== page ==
Project 2: Social Learning of Reward Value. J.P. O'Doherty, PI

While Project 1 investigates how we learn to make decisions from our own experience, much (probably most) of human choices are based on values that are not learned by direct experience, but through observation of other people.  Do the same neural substrates studied under Project 1 also subserve social learning? Is social reward learning modulated by the competence of the observed subject? This Project will be of special relevance for a better understanding of developmental disorders such as autism, which are known to have impairments in social learning.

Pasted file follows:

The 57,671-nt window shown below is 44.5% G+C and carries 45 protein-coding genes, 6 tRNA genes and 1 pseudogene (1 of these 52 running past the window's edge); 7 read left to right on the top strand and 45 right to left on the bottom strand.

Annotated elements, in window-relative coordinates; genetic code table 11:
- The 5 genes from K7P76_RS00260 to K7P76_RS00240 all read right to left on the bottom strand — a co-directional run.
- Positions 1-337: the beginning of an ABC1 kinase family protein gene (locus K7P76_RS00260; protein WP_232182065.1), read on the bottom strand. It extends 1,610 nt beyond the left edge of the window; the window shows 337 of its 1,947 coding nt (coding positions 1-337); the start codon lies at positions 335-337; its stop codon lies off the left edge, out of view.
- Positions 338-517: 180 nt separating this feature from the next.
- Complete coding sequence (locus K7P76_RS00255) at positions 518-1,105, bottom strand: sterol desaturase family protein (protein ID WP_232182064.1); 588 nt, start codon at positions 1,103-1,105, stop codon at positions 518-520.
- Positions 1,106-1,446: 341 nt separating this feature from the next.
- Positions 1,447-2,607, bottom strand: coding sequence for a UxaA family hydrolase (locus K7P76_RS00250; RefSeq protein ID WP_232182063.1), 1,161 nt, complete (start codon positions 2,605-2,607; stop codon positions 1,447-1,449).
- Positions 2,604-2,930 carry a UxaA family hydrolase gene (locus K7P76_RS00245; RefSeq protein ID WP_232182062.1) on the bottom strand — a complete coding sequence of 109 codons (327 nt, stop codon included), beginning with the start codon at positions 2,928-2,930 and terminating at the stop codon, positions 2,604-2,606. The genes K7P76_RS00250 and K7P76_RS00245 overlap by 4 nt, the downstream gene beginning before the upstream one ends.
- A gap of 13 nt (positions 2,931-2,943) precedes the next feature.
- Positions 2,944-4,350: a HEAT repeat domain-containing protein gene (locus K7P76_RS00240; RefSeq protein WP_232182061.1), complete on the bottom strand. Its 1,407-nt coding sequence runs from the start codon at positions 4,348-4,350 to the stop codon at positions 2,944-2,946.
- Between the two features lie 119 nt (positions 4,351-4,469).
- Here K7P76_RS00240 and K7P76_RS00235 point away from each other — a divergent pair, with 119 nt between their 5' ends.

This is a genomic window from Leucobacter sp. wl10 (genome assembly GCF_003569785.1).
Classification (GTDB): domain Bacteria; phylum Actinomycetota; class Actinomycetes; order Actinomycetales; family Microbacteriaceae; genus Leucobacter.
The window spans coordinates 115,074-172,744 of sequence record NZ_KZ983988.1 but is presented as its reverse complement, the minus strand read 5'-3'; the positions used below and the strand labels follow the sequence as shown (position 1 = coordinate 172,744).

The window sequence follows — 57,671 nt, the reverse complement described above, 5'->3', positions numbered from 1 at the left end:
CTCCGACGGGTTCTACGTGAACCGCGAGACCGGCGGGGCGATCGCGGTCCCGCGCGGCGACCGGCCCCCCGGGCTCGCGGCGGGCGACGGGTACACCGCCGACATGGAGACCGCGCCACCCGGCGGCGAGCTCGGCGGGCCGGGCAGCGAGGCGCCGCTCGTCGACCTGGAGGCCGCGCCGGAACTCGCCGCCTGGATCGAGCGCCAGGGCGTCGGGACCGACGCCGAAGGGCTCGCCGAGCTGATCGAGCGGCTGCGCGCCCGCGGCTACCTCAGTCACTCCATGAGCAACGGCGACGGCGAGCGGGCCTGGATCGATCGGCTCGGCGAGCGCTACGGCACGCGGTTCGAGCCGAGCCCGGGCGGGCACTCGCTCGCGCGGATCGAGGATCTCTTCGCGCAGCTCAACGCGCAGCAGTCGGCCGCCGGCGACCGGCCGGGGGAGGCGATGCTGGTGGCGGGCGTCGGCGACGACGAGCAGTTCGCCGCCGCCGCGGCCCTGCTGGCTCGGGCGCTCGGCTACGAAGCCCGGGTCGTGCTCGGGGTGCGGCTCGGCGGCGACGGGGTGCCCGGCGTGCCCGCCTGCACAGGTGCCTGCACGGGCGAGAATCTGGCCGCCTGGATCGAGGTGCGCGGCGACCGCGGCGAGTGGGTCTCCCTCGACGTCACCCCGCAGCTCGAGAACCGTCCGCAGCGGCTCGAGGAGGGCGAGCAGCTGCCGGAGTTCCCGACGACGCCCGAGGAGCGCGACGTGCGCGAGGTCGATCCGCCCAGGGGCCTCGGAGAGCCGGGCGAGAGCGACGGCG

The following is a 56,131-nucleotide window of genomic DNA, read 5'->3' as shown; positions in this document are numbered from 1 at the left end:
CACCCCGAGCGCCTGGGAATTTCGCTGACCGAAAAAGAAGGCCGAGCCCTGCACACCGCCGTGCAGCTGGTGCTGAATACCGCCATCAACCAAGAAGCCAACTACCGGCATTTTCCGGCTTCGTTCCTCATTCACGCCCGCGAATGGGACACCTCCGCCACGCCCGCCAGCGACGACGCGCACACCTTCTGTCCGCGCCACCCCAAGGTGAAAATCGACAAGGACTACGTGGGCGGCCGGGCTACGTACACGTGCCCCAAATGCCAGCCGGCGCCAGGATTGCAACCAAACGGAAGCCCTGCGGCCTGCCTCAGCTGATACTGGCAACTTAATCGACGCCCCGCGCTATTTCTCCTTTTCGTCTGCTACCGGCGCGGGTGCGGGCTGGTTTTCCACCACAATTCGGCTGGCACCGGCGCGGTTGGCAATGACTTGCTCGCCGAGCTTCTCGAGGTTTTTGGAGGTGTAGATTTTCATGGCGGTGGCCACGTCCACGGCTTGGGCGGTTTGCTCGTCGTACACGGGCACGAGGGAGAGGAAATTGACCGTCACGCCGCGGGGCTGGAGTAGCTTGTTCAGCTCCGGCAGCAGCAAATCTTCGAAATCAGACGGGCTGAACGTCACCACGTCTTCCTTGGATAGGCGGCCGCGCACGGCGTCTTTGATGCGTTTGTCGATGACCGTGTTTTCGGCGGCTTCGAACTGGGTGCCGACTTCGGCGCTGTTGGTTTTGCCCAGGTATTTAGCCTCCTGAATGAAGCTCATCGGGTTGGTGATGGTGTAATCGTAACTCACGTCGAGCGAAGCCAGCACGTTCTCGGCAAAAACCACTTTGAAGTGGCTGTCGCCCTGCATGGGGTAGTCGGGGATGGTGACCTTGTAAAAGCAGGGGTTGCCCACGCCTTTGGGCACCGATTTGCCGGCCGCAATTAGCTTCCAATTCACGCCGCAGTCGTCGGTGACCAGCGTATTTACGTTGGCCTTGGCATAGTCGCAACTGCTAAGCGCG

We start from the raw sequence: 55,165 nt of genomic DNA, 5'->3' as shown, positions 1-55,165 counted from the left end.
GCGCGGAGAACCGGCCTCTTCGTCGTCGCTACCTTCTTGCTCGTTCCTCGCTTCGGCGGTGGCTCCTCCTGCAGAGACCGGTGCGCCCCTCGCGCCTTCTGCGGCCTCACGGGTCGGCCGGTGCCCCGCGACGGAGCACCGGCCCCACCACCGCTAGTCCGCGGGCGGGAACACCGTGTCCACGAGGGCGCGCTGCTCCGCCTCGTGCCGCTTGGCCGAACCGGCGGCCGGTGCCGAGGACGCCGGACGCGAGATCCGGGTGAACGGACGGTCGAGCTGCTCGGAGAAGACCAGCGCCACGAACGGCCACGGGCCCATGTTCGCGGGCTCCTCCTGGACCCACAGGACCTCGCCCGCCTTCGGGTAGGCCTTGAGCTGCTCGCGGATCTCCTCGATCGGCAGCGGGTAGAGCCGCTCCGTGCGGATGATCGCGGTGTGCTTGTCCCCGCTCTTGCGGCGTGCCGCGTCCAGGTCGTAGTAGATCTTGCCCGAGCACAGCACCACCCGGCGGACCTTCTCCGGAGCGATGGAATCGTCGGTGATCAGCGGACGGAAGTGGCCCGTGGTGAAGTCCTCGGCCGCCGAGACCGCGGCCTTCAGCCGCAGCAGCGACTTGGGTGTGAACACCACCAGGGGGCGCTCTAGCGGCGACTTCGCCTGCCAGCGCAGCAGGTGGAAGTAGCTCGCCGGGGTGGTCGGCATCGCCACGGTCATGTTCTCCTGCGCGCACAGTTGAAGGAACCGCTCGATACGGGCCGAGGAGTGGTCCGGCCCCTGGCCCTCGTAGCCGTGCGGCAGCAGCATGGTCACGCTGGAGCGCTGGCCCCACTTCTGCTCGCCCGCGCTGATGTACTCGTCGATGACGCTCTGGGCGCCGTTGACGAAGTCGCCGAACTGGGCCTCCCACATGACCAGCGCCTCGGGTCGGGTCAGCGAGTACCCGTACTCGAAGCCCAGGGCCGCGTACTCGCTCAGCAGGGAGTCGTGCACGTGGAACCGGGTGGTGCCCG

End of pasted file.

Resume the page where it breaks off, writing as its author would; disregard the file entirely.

Project 2 leverages the same approach of fMRI in humans together with intracranial recordings in both humans and monkeys (it does not use fMRI in monkeys). It offers a major new and complementary approach to Project 1 in two respects. First, it investigates a new topic: Project 1 investigates how we process reward outcomes when we ourselves experience those rewards. Instead, Project 2 investigates how we process reward outcomes when we observe other people get those rewards. Such social learning is crucial to human decision-making and social behavior; arguably, we learn most of the values of things in the world through such observational learning rather than through direct experience. A second important respect in which Project 2 is highly complementary to Project 1 is in its focus on some additional brain structures. Not only will the PFC and amygdala be investigated, but there is a substantial emphasis on the basal ganglia as well.